• business expansion is aimed at growth in size more than quantity of enterprises;
  • the economic performance of enterprises and families’ systems is comprehensively stable.
Employment rate 1st    Reggio Emilia


  19th  Treviso


Unemployment rate 1st   Bologna


  22nd  Treviso


% non-EU citizens employed 1st    Treviso


Registered businesses per thousand inhabitants 1st   Grosseto


  39th Treviso


Annual report of enterprise openings/closures 1st    Crotone


  80th Treviso


Failures per thousand businesses 1st   Grosseto


  78th  Treviso


Average amount of protests per inhabitant 1st    Belluno


  33rd Treviso


Ratio of bad loans to total loans per inhabitant 1st    Milano e Trento


  5th    Treviso


Source: Processing of indicators published by “Il Sole 24 Ore” (18/12/2006) and “Italia Oggi” (31/12/2006)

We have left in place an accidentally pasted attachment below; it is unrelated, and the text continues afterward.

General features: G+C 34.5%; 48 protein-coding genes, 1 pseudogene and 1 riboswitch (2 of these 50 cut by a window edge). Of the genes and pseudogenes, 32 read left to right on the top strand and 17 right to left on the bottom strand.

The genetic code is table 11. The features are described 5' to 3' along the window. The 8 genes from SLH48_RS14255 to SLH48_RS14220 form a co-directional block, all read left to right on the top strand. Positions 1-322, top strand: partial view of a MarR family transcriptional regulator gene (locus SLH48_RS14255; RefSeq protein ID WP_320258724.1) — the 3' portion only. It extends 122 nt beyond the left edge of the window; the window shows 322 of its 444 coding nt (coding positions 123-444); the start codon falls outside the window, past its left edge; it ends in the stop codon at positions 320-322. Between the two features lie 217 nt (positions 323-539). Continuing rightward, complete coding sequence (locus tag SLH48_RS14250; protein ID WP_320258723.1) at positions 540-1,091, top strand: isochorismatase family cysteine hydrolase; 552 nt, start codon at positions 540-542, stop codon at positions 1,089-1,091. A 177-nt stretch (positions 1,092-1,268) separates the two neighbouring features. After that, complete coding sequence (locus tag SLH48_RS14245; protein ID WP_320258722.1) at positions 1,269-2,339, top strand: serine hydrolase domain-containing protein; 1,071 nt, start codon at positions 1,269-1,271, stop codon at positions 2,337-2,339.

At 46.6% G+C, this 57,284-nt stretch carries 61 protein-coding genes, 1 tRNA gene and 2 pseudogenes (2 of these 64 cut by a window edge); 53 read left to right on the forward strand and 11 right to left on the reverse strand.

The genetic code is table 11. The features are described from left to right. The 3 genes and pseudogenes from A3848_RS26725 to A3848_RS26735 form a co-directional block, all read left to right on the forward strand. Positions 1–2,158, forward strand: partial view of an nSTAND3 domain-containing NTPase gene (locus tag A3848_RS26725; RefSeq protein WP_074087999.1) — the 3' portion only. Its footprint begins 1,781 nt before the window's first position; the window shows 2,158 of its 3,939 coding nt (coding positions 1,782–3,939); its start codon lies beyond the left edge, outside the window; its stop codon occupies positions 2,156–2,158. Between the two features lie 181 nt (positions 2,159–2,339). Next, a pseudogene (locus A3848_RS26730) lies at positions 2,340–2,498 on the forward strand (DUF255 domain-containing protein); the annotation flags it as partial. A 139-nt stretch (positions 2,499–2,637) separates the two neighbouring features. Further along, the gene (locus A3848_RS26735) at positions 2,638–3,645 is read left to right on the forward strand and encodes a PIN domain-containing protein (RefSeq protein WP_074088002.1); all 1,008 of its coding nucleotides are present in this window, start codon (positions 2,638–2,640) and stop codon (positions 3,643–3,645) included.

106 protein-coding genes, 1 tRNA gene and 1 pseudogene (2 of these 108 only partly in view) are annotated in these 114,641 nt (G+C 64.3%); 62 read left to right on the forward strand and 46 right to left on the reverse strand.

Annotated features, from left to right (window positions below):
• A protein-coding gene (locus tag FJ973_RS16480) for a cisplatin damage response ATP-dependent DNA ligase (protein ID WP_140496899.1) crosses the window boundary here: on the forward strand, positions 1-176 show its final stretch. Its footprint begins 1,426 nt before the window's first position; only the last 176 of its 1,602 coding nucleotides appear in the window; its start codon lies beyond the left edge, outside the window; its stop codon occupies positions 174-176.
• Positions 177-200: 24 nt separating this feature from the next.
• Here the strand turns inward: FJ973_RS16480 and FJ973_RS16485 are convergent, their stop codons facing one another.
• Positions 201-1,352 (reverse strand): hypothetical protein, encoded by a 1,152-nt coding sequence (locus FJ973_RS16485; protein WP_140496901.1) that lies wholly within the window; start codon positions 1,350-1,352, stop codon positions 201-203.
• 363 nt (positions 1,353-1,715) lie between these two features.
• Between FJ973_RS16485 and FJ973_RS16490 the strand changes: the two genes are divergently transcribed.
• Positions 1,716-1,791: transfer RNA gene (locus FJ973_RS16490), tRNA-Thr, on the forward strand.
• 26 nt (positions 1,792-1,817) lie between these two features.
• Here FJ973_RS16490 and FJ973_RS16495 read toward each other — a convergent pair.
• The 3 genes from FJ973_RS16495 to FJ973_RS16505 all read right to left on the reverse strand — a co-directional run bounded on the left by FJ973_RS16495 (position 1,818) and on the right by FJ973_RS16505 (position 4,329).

The foregoing paragraph highlighted that human resources in Treviso province show an overall positive attractiveness degree thanks to a good employment situation, a widespread entrepreneurship with dimensions more significant than in the fragmented national system, a stable economic performance (even in periods of reorganization and reconversion) of enterprises and families.
Now we’re going to deal with economic and financial resources, according to some main indicators gathered from the annual surveys of the economic newpapers “Il Sole 24 Ore” and “Italia Oggi” in this case too. Data are displayed in the table below.

The results emerging from the table indicate that as for per capita added value, which represents the wealth produced during one year and the development of a territory, Treviso is not ranked significantly high.